What is the price of success? Each and everyone of us must make decisions as we grow and mature, and every step is along a path that ultimately leads to our own future being shaped in one form or another. We sometimes close the door on one opportunity in order to follow the opening that leads, hopefully, to where we want to be and what we want to have as we march forward with the relentless pace of time. Yet we must stop and wonder, is there anything we wouldn’t do? Sure, it’s easy to say things like “I’d do anything” when we are destitute or simply unhappy with our stations, but, at what point are we sacrificing something irreversible in order to get ahead? What about our own conscience, our morality, our very humanity? Is it worth making the present easier or more comfortable if we might be giving up our very soul in the process? Jesse Makkonen, a one person game developer, posited this very question just a few years ago, and now, with help from Ratalaika Games, gives Switch owners a chance to be haunted by this same idea, with the release of DISTRAINT: Deluxe Edition.
Price is an up-and-coming new recruit at the company, and he wants, desperately, to climb the ladder and make things different and better for himself. After all, his apartment is junk, he wants the finer things in life, and money does make the world go ‘round. Still, Price didn’t feel good about needing to inform the kindly Miss Goodwin that she had missed too many payments, and was about to be kicked out of her apartment. Still, that was his job, right? Someone needs to do the dirty work, and, for the potential salary, Price was willing to let it be him. Still, the decision clearly wasn’t the right one (at least in a humanitarian sense), and things began to feel…bad. It only took a short time before the world around Price began to change and shift, and, soon, Price is pulled into an undercurrent of horror and madness, leaving him to beg the question: was it worth it? Are my decisions earning me the price I want to pay…or have I gone too far?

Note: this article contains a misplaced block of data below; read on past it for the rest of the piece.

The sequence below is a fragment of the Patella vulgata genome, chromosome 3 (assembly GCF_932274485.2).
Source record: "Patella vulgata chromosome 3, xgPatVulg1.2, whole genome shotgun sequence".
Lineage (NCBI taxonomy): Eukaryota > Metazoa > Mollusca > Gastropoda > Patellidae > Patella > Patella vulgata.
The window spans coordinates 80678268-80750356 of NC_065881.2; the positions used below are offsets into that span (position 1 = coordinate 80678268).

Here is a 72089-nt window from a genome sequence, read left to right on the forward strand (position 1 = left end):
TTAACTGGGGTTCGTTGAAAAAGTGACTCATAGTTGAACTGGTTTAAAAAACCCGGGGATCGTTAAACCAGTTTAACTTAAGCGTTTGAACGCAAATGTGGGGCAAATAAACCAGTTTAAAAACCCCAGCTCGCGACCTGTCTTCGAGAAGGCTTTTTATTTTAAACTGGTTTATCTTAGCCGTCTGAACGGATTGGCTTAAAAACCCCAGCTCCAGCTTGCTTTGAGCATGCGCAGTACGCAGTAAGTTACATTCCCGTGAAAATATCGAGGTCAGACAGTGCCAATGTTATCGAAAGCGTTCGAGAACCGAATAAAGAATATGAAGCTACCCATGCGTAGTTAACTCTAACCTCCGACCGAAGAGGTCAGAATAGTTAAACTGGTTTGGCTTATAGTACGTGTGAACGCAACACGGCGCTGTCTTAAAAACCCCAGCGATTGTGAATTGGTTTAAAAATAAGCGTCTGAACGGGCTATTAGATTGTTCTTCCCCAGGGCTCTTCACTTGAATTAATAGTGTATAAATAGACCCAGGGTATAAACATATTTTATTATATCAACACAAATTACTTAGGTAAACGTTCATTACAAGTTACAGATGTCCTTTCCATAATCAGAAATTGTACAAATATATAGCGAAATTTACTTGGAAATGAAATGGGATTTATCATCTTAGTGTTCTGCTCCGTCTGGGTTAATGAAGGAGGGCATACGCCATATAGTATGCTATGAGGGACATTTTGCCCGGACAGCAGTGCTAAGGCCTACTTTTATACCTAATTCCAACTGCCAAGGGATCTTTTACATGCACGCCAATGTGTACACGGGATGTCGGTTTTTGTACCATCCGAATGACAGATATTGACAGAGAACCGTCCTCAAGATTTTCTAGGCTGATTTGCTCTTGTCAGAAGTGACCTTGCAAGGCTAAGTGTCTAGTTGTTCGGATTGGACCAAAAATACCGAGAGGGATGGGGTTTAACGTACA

DISTRAINT: Deluxe Edition plays as a side scrolling, atmospheric horror game in 2D, with a fair amount of puzzling sprinkled in for the purpose of moving the story forward. In theory, the entire point is for Price to look into getting distraint (or forcibly seizing someone’s property) on three targets in order to finally make his place known within the firm. Along the way, Price begins to suffer a series of hallucinations that may or may not be real, with some of them prophetic, and he needs to act accordingly, You can find items that are almost immediately used in different scenarios in order to advance the story, with a max of three items being held at once (and three being the most number you ever need to worry about). As the game is more psychological in nature than horrific, there are certain moments of “danger,” but not anything that you really have to worry about. A good example is, at the beginning of the game, Price ends up needing to run from a massive, corpse-like elephant that begins chasing him. If you actively decide not to run away (or run towards it), the screen abruptly goes black, and Price pulls a Prince of Persia: Sands of Time and says “No, wait, that’s not what happened” and makes you do the scenario again. So, if you’re worried about succumbing to jump scare zombies or things like that, you don’t need to worry.